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children. HTLV-I is transmitted through live infected lymphocytes [ 131. Three routes of transmission of this virus have been confirmed: blood-borne transmission (infection rate 63%) [ 131, husband-to-wife transmission (rate 60%) [ 14) and motherto-child transmission, mainly through breast milk (rate 15-25%) [3-4,151. And it is possible to reduce this rate of mother-to-child transmission to l/10 by refraining breast feeding [ 161. We have stored the serum specimens collected from CRS children and their mothers since 1968 in Okinawa, where HTLV-1 was endemic. Among the 311 mother-child pairs, 65 mothers (20.9%) and 10 children (3.2%) were seropositive for HTLV-I at the time of initial sampling. Ten (15.4%) of the 65 seropositive mothers had seropositive children. These children had acquired their HTLV-1 antibodies by the age of 3 years. No seropositive child was born to seronegative mothers. The 55 seronegative children born to seropositive mothers remained seronegative throughout the investigated period until 22-24 years old. There existed a significant difference between the prevalence rate of HTLV-I antibodies in mothers and children [ 151. Prevention of mother-to-child transmission of HTL V-l Researches on its prevention by refraining breast feeding are being performed by groups from Nagasaki University, Nara Medical University and Kagoshima University. Children who were breast-fed by seropositive mothers showed an infection rate of 25%, compared to 2.6% in the bottle-fed children, a reduction to l/10 [16]. However, route of transmission of this remaining l/10 is still unknown, probably by intrauterine infection. However, in order to stop this breast feeding, information to mothers for being carriers is necessary. References 1 Gregg,N.M. (1941): Congenitalcataractfollowing Germanmeaslesin the mother. Trans. Ophthal. Sot. Aust., 3, 35-46. 2 Nahmias, A., Wall, K.W., Stewart, J.A., Herrman, K.L. and Flynt, W.J. (1971): TORCH complex - perinatal infections associated with toxoplasma and rubella, cytomegalo- and herpes simplex viruses. Pediatr. Res., 5, 405-406. 3 Ando, Y., Nakano, S., Saito, K., Shimamoto, I. et al. (1987): Transmission of adult T-cell leukemia retrovirus (HTLV-1) from mother to child: comparison of bottle- with breast-fed babies. Jpn. J. Cancer Res., 18, 322-324. 4 Hino, S., Sugiyama, H., Doi, H., Ishimaru, T. et al. (1987): Breaking the cycle of HTLV-1 transmission via carrier mother’s milk. Lancet, ii, 158. 5 Overall, J.C. (1987): Viral infections of the fetus and neonate. In: Textbook of Pediatric Infectious Diseases, pp. 966-1007. Editors: R.D. Feigen and J.D. Cherry. Saunders, Philadelphia. 6 Rubella Symposium. (1965): Am. J. Dis. Child, 110, 345-476. I Ueda, K., Nishida, Y., Oshima, K., Yoshikawa, H. et al. (1978): An explanation for the high incidence of congenital rubella sysndrome in Ryuku. Am. J. Epidemiol., 107, 344-351. 8 Kono, R., Hirayama, M., Sugishita, C. and Miyamura, K. (1985): Epidemiology of rubella and congenital rubella infection in Japan. Rev. Infect. Dis., 7 (Suppl.), 56-63. 9 Ueda, K., Tokugawa, K., Nishida, Y. and Kimura, M. (1986): Incidence of congenital rubella syndrome in Japan (1965-1975). Am. J. Epidemiol., 124, 807-815. 10 Ueda, K., Nishida, Y., Oshima, K. and Shepard, T.H. (1979): Congenital rubella syndrome: correlation of gestational age at time of maternal rubella with type of defect. J. Pediatr., 94, 763-765. 11 Takatsuki, K., Uchiyama, T., Sagawa, K. and Jodi, J. (1977): Adult T-cell leukemia in Japan. In:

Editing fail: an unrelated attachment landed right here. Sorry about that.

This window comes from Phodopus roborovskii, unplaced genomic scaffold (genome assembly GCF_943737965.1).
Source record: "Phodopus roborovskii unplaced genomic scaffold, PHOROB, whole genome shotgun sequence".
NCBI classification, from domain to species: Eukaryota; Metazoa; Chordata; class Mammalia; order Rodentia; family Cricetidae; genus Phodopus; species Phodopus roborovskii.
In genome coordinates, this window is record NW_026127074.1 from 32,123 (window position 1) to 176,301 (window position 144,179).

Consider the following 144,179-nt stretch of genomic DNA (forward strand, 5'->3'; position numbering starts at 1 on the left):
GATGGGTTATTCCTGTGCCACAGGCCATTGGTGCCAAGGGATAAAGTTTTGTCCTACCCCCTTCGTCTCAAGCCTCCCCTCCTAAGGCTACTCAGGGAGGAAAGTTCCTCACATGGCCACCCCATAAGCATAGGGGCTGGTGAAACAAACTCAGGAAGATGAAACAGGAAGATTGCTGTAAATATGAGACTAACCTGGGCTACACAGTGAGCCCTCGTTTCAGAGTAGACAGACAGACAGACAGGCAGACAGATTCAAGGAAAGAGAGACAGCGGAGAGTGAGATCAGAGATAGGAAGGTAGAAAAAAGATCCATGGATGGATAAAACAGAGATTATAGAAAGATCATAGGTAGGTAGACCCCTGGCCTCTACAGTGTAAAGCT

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Topics in Hematology, pp. 73-77. Editors: S. Seno, F. Takaku and S. Irino. Excerpta Medica, Amsterdam. Hinuma, Y., Nagata, K., Hanaoka, M., Nakai, M. et al. (1981): Adult T-cell leukemia: antigen in ATL cell line and detection of antibodies to the antigen in human sera. Proc. Natl. Acad. Sci. (Wash.), 78, 6476-6480. Okochi, K., Sato, H. and Hinuma, Y. (1984): A retrospective study on transmission of adult T-cell leukemia virus by blood transfusion: seroconversion in recipients. VOX Sang., 46, 245-253. Kajiyama, W., Kashiwagi, S., Ikematsu, H., Hayashi, H. et al. (1986): Intrafamilial transmission of adult T-cell leukemia virus. J. Infect. Dis., 154, 851-857. Kusuhara, K., Sonoda, S., Takahashi, K., Tokugawa, K. et al. (1987): Mother-to-child transmission of human T-cell leukemia virus type 1 (HTLV-1): a fifteen-year follow-up study in Okinawa, Japan. Int. J. Cancer, 40, 755-757. Hino, S. (1990): HTLV-1: Mother-to-child transmission. Clinical Virology, 18, S57 (in Japanese).

Perinatal viral infections.

Among the TORCH agents, the occurrence of rubella and human T-lymphotropic virus type 1 (HTLV-1) in Japan were studied. Rubella epidemics occurred thr...